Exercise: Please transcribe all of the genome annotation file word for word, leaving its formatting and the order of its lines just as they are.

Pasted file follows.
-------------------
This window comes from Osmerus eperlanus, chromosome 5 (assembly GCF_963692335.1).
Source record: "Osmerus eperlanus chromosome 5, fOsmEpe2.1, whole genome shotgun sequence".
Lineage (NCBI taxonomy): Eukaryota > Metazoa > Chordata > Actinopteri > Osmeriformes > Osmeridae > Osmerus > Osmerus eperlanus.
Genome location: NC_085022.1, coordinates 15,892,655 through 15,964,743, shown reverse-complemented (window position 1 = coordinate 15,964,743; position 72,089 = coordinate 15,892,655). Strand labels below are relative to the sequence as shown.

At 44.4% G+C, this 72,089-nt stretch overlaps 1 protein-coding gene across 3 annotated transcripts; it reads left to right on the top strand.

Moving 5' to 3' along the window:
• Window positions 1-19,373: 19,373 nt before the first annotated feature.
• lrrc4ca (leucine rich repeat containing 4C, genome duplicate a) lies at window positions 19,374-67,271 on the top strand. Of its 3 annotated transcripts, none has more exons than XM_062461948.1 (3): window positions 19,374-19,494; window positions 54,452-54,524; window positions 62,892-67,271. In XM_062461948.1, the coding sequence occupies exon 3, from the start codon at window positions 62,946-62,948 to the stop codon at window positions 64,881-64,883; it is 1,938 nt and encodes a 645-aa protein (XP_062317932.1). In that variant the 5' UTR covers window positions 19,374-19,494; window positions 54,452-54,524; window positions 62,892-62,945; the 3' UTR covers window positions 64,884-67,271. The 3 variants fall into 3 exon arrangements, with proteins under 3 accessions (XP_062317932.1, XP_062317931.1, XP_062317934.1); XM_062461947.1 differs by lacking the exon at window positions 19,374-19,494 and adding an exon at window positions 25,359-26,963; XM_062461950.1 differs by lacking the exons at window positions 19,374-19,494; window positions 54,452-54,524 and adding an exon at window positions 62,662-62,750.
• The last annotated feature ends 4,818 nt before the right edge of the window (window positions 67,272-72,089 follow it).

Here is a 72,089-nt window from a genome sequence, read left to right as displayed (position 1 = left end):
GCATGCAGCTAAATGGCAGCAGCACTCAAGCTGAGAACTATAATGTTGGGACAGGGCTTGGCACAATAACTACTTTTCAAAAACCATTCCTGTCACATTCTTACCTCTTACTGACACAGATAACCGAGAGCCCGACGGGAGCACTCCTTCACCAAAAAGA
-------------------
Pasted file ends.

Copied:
This window comes from Osmerus eperlanus, chromosome 5 (assembly GCF_963692335.1).
Source record: "Osmerus eperlanus chromosome 5, fOsmEpe2.1, whole genome shotgun sequence".
Lineage (NCBI taxonomy): Eukaryota > Metazoa > Chordata > Actinopteri > Osmeriformes > Osmeridae > Osmerus > Osmerus eperlanus.
Genome location: NC_085022.1, coordinates 15,892,655 through 15,964,743, shown reverse-complemented (window position 1 = coordinate 15,964,743; position 72,089 = coordinate 15,892,655). Strand labels below are relative to the sequence as shown.

At 44.4% G+C, this 72,089-nt stretch overlaps 1 protein-coding gene across 3 annotated transcripts; it reads left to right on the top strand.

Moving 5' to 3' along the window:
• Window positions 1-19,373: 19,373 nt before the first annotated feature.
• lrrc4ca (leucine rich repeat containing 4C, genome duplicate a) lies at window positions 19,374-67,271 on the top strand. Of its 3 annotated transcripts, none has more exons than XM_062461948.1 (3): window positions 19,374-19,494; window positions 54,452-54,524; window positions 62,892-67,271. In XM_062461948.1, the coding sequence occupies exon 3, from the start codon at window positions 62,946-62,948 to the stop codon at window positions 64,881-64,883; it is 1,938 nt and encodes a 645-aa protein (XP_062317932.1). In that variant the 5' UTR covers window positions 19,374-19,494; window positions 54,452-54,524; window positions 62,892-62,945; the 3' UTR covers window positions 64,884-67,271. The 3 variants fall into 3 exon arrangements, with proteins under 3 accessions (XP_062317932.1, XP_062317931.1, XP_062317934.1); XM_062461947.1 differs by lacking the exon at window positions 19,374-19,494 and adding an exon at window positions 25,359-26,963; XM_062461950.1 differs by lacking the exons at window positions 19,374-19,494; window positions 54,452-54,524 and adding an exon at window positions 62,662-62,750.
• The last annotated feature ends 4,818 nt before the right edge of the window (window positions 67,272-72,089 follow it).

Here is a 72,089-nt window from a genome sequence, read left to right as displayed (position 1 = left end):
GCATGCAGCTAAATGGCAGCAGCACTCAAGCTGAGAACTATAATGTTGGGACAGGGCTTGGCACAATAACTACTTTTCAAAAACCATTCCTGTCACATTCTTACCTCTTACTGACACAGATAACCGAGAGCCCGACGGGAGCACTCCTTCACCAAAAAGA